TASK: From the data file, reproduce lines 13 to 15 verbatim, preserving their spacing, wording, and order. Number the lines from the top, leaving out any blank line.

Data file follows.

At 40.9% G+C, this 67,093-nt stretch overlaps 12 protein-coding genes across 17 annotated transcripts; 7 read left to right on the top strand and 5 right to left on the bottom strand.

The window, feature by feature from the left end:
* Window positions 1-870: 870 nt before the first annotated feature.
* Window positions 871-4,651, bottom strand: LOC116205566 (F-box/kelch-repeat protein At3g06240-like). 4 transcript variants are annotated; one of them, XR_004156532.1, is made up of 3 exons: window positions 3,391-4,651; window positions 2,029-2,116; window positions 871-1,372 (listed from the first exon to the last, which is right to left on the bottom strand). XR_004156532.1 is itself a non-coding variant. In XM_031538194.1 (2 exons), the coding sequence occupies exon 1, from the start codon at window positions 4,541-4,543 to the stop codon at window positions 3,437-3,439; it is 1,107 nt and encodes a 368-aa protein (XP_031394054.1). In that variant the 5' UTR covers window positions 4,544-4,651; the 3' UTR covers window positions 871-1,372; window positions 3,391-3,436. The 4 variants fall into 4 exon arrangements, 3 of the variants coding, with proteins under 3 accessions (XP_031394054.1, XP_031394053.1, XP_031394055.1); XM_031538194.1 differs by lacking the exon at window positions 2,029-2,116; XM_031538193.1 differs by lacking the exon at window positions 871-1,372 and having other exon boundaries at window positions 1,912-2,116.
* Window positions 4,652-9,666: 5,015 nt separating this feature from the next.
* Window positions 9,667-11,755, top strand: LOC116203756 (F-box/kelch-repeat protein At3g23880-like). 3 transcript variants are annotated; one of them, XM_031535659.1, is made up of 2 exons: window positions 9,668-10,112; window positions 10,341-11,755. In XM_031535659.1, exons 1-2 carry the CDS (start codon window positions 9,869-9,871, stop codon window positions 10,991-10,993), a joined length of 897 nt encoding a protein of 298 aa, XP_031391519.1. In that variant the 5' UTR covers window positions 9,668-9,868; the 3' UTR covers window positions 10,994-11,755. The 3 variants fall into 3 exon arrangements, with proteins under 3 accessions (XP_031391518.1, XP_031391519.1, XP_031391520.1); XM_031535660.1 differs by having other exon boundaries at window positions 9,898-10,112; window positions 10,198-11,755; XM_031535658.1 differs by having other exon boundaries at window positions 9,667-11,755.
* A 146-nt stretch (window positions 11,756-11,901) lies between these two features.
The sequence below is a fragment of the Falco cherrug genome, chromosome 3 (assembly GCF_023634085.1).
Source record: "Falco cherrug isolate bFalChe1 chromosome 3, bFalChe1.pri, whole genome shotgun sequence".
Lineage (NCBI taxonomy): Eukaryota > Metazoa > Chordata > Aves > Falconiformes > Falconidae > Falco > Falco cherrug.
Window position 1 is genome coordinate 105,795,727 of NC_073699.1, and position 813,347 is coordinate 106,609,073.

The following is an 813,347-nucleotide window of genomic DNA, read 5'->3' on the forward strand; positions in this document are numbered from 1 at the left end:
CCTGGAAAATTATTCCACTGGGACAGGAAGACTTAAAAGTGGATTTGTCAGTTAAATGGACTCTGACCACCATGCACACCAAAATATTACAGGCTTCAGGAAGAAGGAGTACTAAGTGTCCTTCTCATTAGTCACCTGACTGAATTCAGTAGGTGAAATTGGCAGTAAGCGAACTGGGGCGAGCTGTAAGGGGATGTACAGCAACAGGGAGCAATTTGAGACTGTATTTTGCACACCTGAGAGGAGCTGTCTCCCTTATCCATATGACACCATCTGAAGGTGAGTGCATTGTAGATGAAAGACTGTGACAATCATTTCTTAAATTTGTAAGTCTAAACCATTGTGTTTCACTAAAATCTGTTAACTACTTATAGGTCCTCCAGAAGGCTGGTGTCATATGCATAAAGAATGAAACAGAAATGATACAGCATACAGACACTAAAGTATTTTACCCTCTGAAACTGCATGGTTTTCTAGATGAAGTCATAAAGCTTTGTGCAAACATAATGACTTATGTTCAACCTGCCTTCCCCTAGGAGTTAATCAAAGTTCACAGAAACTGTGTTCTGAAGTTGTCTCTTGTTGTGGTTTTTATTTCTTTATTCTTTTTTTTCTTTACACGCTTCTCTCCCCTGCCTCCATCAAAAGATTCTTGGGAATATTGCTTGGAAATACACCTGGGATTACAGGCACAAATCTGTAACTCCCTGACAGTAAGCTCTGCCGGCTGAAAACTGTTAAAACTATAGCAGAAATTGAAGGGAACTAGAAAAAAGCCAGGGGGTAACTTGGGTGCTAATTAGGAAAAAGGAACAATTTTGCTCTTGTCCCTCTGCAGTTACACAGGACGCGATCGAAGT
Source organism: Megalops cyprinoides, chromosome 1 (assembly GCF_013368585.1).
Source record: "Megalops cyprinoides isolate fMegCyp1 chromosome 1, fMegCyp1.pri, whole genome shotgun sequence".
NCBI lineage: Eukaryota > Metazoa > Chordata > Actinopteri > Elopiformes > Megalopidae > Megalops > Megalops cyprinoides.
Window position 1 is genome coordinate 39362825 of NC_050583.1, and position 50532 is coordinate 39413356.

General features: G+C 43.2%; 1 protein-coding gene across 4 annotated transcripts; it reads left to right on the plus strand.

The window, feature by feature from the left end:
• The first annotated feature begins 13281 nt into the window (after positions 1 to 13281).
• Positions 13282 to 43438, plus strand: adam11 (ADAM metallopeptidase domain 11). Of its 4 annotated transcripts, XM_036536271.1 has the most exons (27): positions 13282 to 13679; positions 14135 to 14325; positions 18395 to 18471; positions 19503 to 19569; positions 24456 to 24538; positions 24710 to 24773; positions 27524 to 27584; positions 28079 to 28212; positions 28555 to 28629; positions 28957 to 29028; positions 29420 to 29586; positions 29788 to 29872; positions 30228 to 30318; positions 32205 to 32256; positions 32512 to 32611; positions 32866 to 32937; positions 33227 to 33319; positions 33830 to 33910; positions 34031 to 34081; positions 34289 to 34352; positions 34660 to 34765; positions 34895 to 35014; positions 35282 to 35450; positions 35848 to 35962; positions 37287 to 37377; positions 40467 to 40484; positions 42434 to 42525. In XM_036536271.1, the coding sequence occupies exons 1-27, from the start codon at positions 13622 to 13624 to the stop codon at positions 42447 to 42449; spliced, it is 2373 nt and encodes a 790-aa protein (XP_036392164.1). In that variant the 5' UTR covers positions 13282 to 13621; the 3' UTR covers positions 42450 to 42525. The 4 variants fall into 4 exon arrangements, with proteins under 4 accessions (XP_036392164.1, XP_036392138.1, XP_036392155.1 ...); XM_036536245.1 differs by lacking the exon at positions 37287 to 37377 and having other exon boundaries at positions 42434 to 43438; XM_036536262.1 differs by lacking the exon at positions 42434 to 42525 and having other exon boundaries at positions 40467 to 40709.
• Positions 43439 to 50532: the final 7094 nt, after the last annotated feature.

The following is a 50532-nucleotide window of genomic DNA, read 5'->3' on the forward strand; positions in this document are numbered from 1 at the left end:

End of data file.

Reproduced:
CCTGGAAAATTATTCCACTGGGACAGGAAGACTTAAAAGTGGATTTGTCAGTTAAATGGACTCTGACCACCATGCACACCAAAATATTACAGGCTTCAGGAAGAAGGAGTACTAAGTGTCCTTCTCATTAGTCACCTGACTGAATTCAGTAGGTGAAATTGGCAGTAAGCGAACTGGGGCGAGCTGTAAGGGGATGTACAGCAACAGGGAGCAATTTGAGACTGTATTTTGCACACCTGAGAGGAGCTGTCTCCCTTATCCATATGACACCATCTGAAGGTGAGTGCATTGTAGATGAAAGACTGTGACAATCATTTCTTAAATTTGTAAGTCTAAACCATTGTGTTTCACTAAAATCTGTTAACTACTTATAGGTCCTCCAGAAGGCTGGTGTCATATGCATAAAGAATGAAACAGAAATGATACAGCATACAGACACTAAAGTATTTTACCCTCTGAAACTGCATGGTTTTCTAGATGAAGTCATAAAGCTTTGTGCAAACATAATGACTTATGTTCAACCTGCCTTCCCCTAGGAGTTAATCAAAGTTCACAGAAACTGTGTTCTGAAGTTGTCTCTTGTTGTGGTTTTTATTTCTTTATTCTTTTTTTTCTTTACACGCTTCTCTCCCCTGCCTCCATCAAAAGATTCTTGGGAATATTGCTTGGAAATACACCTGGGATTACAGGCACAAATCTGTAACTCCCTGACAGTAAGCTCTGCCGGCTGAAAACTGTTAAAACTATAGCAGAAATTGAAGGGAACTAGAAAAAAGCCAGGGGGTAACTTGGGTGCTAATTAGGAAAAAGGAACAATTTTGCTCTTGTCCCTCTGCAGTTACACAGGACGCGATCGAAGT
Source organism: Megalops cyprinoides, chromosome 1 (assembly GCF_013368585.1).
Source record: "Megalops cyprinoides isolate fMegCyp1 chromosome 1, fMegCyp1.pri, whole genome shotgun sequence".